So if money, vacation time, and social and political upheaval were nothing to worry about, my ideal family get-away would be a historical and culinary tour of the Eastern Mediterranean (Greece, Turkey, Syria, Lebanon, and Jerusalem) with an extended lay-over in Morocco on the way back home!

1. First stop, Greece, for a view of the Acropolis  and an Epitourean experience in Athens. We’d have a taste of loukomades, a wind around the spice and seafood stalls of the Varvakeios market, and an Ancient Greek dinner. Our next sleep might be in Mytilini, Lesvos , where we’d tour the Medieval Castle, the Ouzo factories, and have a fish feast in the old harbor.

Ephesus

Ruins of Ephesus

2. Then, Turkey, where the perfect tour has already been planned for us by Truffle Pig. We’d get lost in the streets of Istanbul, visit the Blue Mosque and Topkapi palace, balloon around Capadocia, and visit the ruins of Ephesus, especially the Temple of Artemis, featured prominently in Bearicles. Then, off to Gaziantep for cooking lessons and lots of experimenting with Turkish flavours and food!

3. After a look at the Roman ruins of Apamea , Syria, we might tackle a week-long tour such as this : a taste of baklava and a visit to the souk al-Tanabel market in Damascus, a Bedouin dinner in the desert near the ruins of Palymyra, and dinner and a few cooking tips in the “gastronomic capital,” Aleppo.

4. Next up, Lebanon, with a sure stop at the Temple of Jupiter in the ruins at Ba’albeck. This Taste of Lebanon Culinary Journey offers what we’re after: a seven day journey in which we’d sample Lebanese cuisine, learn how to make sujuk sausage, kibbeh, and Arabic bread, and pay a visit to both a sweets castle and spice fields for za’atar.

5. Our last stop in the East is Israel. First, a glimpse of the ruins of the Knight’s Castle in Arsuf. We’d follow this up with a serious tour of Jeruslaem, including, of course, the Western Wall . We’d love to finish up with one of Tali Freidman’s culinary tours of Jersualem’s famous Mahane-Yehuda market.

Turkish Spices6. Last stop, a long lay-over in Morocco, North-Western Africa, where we’d visit the famous Casablanca, ride camels, explore the ancient medinas of Fes, get lost in the spice markets. This would be the ultimate place for a serious family culinary tour, hosted, ideally, by the inspiring Peggy Markel . In Marrakesch, the Atlas Mountains, and Essouaria, we’d learn to cook in the famed tagine, bake bread in wood-fired ovens, eat figs, and see how argan nuts are collected and used for oil.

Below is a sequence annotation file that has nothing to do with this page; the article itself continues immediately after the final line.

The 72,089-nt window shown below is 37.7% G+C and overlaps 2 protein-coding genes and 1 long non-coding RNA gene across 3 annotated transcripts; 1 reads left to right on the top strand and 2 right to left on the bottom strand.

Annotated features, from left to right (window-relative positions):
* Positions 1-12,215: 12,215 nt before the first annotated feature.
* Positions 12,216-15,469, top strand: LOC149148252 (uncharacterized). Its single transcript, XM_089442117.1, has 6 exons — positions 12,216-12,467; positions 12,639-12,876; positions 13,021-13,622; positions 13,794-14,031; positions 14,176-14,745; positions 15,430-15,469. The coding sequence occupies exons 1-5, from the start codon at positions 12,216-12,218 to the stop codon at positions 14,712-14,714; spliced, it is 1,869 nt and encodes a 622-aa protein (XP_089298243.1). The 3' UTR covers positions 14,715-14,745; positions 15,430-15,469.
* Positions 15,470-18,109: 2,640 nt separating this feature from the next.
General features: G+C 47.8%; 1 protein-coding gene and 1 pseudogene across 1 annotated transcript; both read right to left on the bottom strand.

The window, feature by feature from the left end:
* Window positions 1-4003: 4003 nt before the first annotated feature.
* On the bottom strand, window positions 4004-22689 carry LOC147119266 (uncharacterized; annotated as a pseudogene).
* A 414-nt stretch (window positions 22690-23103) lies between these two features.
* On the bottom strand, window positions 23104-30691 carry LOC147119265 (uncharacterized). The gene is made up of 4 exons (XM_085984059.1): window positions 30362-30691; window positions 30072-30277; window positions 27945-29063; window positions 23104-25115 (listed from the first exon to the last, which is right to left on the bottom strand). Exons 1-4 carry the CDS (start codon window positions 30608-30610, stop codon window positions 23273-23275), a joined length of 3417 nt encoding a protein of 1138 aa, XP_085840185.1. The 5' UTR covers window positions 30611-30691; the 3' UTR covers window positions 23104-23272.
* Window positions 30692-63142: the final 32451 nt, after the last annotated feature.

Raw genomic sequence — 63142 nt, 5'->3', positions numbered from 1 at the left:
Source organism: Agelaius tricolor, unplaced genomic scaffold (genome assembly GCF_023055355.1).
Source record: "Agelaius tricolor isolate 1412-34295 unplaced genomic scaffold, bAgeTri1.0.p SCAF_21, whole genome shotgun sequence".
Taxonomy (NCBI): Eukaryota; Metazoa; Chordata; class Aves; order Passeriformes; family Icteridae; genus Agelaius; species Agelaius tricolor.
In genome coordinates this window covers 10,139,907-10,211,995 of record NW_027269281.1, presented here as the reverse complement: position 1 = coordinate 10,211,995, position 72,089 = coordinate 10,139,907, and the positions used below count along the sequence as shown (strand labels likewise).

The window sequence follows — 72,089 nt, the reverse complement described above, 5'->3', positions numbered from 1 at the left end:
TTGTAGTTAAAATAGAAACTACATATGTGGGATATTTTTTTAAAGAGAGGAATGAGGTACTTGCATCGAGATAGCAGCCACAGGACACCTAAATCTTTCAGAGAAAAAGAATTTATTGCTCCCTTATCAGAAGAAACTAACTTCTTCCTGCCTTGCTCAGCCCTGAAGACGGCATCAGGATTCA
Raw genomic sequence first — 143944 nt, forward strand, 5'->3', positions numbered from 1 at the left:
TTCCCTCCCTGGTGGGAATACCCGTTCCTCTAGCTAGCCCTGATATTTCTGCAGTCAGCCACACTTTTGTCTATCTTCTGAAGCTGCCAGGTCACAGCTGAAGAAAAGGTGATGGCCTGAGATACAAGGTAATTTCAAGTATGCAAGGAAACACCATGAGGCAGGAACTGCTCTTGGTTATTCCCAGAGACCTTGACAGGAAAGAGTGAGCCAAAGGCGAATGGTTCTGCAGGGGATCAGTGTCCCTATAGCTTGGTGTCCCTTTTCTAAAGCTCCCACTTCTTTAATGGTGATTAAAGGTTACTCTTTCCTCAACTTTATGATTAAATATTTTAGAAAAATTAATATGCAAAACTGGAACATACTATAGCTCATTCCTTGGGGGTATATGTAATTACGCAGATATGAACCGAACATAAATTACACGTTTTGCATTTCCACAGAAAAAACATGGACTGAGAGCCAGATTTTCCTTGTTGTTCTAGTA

I can just see us passing through customs after a few good months of travel: bags full of spice jars, pockets filled with sand and rocks, four sizes of tagine, a selection of metal tea pots and cups (for the bears, of course), bottles of ouzo and olive and argan oils, dried salted fish wrapped in paper, silk scarves, wicker hats, sketches of ruins and the sea, stretched waistbands, tanned, happy faces, yes, and hands, four pairs of them, blessed with the ability to re-create most everything we’d tasted in the Mediterranean we’d come to know.

::

Roseanne Carrara blogs at The Lunchbox Season  and Summer of Funner . These also have a Facebook Page. Her professional site is In Defense of Burning .

 

 

Vacation of our Dreams, Times Three

untitledEldest wants to go to Tanzania to climb Mt. Kilimanjaro.  Middlest wants to go on an African safari.  Youngest wants to go to Disney.

Me?  Any and all of the above, with just one child at a time.

If time is a parent’s most precious resource, quality time alone with each child is even more hard to come by.  In the vacations of my dreams, I get to take one child on his own on a life-changing adventure.  And since I’d be more than happy to do all of the above, I’ll let the kids decide.

I am a traveller who is pretty well wed to her itinerary.  I like to plan carefully, cover as much ground as humanly possible, and leave with no regrets of opportunities missed or sights unseen.  One of my favourite passages from Jennifer Coburn’s We’ll Always Have Paris comes after she and her daughter have decided on a whim to do things out of order, swapping the days for museum visits.  After going through the Museum of Modern Art in Rome, she says to her daughter,

 “There isn’t a piece in here that I am not one hundred percent in love with….”

“Aren’t you glad we changed the days?” Katie asked.

“We didn’t change the days; we let the days change us.”

Days that change us is what I’m after.  I’m willing to step outside of my safety zone to do that.

I’d also love to step out of my usual roles.  I am the voice of Chores and Homework and The Almighty Clock.  I am the Referee.  I’d really like not to be The Referee.  Yes, a dream vacation would free me up from the roles that pin me down.